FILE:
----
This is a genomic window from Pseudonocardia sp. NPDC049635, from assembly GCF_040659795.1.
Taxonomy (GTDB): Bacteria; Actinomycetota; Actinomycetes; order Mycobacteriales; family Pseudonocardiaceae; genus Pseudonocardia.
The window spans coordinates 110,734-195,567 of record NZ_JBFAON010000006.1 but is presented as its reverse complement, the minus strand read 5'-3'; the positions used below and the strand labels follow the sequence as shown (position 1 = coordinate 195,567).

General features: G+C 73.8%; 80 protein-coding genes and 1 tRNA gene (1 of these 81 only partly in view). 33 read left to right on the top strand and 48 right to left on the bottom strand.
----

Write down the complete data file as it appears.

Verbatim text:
This is a genomic window from Pseudonocardia sp. NPDC049635, from assembly GCF_040659795.1.
Taxonomy (GTDB): Bacteria; Actinomycetota; Actinomycetes; order Mycobacteriales; family Pseudonocardiaceae; genus Pseudonocardia.
The window spans coordinates 110,734-195,567 of record NZ_JBFAON010000006.1 but is presented as its reverse complement, the minus strand read 5'-3'; the positions used below and the strand labels follow the sequence as shown (position 1 = coordinate 195,567).

General features: G+C 73.8%; 80 protein-coding genes and 1 tRNA gene (1 of these 81 only partly in view). 33 read left to right on the top strand and 48 right to left on the bottom strand.